All this plus the mixed joy of watching a terrible but fascinating race, in which I at the same time guess a certain minimum area, extent, and volume of Arctic sea ice for a year, and “root” for the correctness of my guess, and still dread the possibility that I will continue to be more or less right – which would mean that most even of the concerned and reasonable are underestimating the speed with which disaster is approaching. After all, we still hear forecasts of 2100 for less than 5% Arctic sea ice cover at minimum, or 2045, or 2030, but the Maslowski projection of 2013-2016 (which I think translates to 2016-2020) is still rarely espoused – and that’s what I predict and fear.
Back in 2010, as I recall, everyone was hung up on extent statistics, because area was less volatile and volume measurements were distrusted (wrongly, I believe). And so, we got our daily fix by betting on extent minima and neven1.typepad.com pretty much closed up during the winter, with cute pictures of polar bears and other hibernating creatures. Today, there is an extraordinary wealth of graphs to look at, about extent, area, volume, thickness, and their trends, as well as the climate equivalent of “radar”: pictures of daily ice concentrations. I don’t know what this winter will bring, but last winter was quite busy, what with methane, discussions of trends in sea ice maxima, and discussions of shifts in weather patterns in North America and North Eurasia due to changes in the North Atlantic dipole anomaly. Somehow, I think the blog will find it hard to hibernate this year as well.
Because it is apparent even now, more than a month from any minima, that this year is a continuation of the trend, and it is going to be bad. There’s perhaps a 5% chance that there won’t be a new area minimum, to accompany yet another new volume minimum and a likely possible extent minimum. The “radar”, for the first time, is showing bits and pieces of ice rather than dense concentrations, closer and closer to the Pole, and the thickness projections for 5 days from now are for very thin ice within 3 degrees of the Pole. So now, the question will be, how long into October will the Arctic waters hold the warmth of the summer sun beating down on open water until sometime in September? As we enter a new normal of longer and longer periods of ice-free Arctic waters, how long will the gloom of night and lower temperatures in Arctic winter stave off the prospect of an ice-free Arctic year-round, not only increasing global temperatures from lower albedo but also possibly unlocking more stores of methane?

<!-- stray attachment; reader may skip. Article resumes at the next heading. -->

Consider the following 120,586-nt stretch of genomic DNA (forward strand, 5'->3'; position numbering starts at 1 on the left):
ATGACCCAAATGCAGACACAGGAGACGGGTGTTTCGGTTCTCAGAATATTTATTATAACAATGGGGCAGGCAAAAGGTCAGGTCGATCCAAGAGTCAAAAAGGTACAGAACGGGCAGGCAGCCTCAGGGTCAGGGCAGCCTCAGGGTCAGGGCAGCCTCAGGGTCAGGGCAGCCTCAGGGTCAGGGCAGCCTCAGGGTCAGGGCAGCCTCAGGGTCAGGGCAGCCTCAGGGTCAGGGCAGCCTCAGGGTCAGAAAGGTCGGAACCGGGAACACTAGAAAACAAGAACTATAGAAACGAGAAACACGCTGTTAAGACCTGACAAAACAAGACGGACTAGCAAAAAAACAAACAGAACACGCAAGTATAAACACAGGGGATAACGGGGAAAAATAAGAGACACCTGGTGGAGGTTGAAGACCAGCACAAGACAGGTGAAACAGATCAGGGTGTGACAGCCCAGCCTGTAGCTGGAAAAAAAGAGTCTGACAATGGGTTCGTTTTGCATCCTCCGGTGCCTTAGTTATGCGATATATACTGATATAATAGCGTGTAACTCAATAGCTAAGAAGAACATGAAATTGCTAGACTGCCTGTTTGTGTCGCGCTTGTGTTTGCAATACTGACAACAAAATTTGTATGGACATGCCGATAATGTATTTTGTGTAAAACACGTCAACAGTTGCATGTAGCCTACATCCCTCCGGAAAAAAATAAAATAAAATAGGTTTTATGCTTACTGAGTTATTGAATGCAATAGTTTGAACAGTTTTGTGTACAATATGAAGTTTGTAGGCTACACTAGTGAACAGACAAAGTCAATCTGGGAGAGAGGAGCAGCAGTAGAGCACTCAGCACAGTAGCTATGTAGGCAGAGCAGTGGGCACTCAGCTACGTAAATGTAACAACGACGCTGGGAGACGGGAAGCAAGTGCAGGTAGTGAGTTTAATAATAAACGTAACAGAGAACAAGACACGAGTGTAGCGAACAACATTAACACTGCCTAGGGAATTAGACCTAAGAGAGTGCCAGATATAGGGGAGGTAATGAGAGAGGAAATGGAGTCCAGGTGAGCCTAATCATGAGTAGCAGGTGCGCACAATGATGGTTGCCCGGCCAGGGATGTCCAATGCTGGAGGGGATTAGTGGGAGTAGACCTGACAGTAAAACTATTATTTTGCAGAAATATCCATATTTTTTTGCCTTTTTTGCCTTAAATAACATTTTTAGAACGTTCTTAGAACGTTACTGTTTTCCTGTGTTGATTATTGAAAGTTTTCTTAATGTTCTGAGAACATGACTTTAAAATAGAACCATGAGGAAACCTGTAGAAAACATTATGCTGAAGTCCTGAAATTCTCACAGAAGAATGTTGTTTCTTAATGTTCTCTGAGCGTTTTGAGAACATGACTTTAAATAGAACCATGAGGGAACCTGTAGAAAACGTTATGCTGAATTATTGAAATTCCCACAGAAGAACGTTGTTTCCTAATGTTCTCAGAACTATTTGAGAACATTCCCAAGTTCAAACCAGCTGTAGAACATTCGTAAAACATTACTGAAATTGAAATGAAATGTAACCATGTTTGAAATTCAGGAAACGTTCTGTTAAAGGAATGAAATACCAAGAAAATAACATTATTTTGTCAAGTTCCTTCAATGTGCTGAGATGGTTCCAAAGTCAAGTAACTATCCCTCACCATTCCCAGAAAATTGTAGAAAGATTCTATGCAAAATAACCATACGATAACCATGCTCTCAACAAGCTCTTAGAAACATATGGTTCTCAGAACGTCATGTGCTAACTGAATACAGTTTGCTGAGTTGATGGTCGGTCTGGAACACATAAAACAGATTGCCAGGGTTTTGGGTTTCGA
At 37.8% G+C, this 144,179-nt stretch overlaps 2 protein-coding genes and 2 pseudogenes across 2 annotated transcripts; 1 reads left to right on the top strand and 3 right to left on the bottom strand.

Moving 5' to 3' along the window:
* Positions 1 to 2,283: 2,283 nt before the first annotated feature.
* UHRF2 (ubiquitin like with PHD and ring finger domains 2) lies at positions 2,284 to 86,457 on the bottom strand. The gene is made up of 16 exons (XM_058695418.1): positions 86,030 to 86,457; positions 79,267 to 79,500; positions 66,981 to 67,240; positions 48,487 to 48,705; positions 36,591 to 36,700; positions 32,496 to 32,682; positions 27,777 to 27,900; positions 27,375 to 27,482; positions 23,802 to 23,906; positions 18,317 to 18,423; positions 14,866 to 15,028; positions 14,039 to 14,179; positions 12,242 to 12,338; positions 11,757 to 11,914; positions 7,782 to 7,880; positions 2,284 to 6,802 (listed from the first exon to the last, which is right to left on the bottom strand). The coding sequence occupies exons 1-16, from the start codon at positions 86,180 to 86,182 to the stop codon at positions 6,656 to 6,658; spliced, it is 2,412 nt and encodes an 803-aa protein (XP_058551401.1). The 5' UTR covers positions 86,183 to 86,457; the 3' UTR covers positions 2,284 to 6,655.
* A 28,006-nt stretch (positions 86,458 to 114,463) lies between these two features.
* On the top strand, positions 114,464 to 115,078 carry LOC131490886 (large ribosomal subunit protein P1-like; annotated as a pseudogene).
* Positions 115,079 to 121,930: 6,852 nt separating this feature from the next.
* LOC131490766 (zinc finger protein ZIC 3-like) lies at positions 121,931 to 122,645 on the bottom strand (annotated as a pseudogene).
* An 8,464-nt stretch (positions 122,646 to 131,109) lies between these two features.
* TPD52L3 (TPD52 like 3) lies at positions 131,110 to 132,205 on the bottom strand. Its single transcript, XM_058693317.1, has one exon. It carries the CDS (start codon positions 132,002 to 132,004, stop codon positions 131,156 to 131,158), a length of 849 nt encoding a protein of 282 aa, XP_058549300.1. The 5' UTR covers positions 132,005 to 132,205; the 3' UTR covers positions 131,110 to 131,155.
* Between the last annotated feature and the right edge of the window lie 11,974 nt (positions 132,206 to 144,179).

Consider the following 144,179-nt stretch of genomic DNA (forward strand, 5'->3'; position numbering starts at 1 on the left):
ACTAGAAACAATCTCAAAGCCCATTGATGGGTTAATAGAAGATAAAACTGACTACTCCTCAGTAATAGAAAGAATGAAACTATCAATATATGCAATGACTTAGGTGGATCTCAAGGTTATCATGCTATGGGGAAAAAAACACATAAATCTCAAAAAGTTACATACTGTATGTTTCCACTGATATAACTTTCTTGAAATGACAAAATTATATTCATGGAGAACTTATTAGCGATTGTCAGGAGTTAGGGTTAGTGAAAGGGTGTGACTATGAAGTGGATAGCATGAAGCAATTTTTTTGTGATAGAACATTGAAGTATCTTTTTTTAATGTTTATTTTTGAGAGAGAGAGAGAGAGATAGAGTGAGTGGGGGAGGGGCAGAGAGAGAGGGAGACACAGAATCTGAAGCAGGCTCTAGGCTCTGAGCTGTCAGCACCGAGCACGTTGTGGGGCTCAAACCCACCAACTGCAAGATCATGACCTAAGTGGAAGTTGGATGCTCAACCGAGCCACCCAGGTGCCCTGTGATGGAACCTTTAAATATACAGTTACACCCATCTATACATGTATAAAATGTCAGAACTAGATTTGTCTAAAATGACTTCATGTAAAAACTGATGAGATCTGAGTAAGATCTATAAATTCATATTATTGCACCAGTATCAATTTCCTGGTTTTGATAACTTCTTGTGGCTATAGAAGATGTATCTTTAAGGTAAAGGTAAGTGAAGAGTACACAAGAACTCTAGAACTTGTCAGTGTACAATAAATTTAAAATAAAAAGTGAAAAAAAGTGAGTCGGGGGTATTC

And the last month has seen an extraordinary series of blog posts by Neven and comments by perennial commenters to enhance the understanding and richness of Arctic (and Greenland) ice analysis – to the point where Neven is almost becoming a fixture on www.climateprogress.com.
And so, I recommend to the two or three people who actually read this blog the guilty pleasure (?) of reading neven1.typepad.com for your daily fix of extent and area figures, and for the extraordinary bursts of mixed opinion and analysis that follow. As with every blog, in the comments there are gems and there is manure; but the proportion of gems lately is quite high, imho. And no, I haven’t said anything for weeks; what need?
I reluctantly followed a link to Anthony Watts’ denialist site today, and was struck by an amazing realization: it wasn’t just that they were living in another world, it was a much poorer world. There was no discussion of melt ponds, or possible cyclones that might break up the ice and melt it further; in fact, there was nothing, except general discussion by people obviously not that interested in learning more about just how things worked. To misquote George Bernard Shaw in Man and Superman, it wasn’t just that they were wrong, it was that they were extraordinarily uninteresting.
And then there’s neven1.typepad.com. Here’s to another two wonderful and terrible years. And thanks. Thanks for so much.